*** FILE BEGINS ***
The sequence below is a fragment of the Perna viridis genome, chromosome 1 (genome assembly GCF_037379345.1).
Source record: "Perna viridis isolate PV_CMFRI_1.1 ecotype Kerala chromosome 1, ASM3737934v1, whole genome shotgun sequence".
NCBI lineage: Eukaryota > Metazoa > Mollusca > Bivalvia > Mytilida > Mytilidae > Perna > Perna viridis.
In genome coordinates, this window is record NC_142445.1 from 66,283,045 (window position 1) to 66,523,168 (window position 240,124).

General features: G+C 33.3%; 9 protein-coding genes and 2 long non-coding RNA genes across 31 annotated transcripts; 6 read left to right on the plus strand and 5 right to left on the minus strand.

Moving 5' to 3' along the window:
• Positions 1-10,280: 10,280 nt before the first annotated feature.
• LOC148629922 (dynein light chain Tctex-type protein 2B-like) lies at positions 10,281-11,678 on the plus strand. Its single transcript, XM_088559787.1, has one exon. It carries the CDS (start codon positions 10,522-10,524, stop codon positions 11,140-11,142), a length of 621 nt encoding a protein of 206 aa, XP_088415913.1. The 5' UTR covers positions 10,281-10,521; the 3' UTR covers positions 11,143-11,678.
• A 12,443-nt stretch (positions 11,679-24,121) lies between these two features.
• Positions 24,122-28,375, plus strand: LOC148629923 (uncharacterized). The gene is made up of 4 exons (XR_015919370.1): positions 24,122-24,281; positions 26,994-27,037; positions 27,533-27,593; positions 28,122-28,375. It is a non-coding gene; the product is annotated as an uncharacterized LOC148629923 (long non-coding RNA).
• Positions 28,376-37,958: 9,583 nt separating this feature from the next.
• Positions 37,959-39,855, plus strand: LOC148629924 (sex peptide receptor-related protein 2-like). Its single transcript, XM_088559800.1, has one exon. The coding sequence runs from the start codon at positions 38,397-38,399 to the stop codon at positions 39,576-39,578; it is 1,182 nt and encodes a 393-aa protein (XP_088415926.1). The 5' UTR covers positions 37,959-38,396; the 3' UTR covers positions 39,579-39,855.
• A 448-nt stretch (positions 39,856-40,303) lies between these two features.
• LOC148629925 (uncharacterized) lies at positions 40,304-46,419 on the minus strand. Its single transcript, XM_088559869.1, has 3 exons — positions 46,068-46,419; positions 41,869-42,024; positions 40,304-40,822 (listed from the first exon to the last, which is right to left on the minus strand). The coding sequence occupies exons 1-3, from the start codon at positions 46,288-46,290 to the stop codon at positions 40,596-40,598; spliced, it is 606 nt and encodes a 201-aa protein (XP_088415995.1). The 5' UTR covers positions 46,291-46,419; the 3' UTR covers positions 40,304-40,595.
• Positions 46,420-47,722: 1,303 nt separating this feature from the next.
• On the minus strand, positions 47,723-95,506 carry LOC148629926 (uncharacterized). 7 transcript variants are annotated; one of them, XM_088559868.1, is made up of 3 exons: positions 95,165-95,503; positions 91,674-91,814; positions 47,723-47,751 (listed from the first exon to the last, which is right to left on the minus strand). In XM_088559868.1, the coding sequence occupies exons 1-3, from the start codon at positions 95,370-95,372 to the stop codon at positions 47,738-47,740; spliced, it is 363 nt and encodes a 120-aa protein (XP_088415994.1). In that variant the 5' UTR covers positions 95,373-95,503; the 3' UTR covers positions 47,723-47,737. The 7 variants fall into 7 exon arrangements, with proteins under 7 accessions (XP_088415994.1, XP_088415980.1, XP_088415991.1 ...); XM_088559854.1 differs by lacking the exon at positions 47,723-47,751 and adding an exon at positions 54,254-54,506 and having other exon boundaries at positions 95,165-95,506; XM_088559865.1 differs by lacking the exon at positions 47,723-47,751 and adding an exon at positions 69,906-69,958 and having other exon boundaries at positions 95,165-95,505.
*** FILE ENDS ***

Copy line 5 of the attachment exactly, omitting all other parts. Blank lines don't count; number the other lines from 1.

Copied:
General features: G+C 33.3%; 9 protein-coding genes and 2 long non-coding RNA genes across 31 annotated transcripts; 6 read left to right on the plus strand and 5 right to left on the minus strand.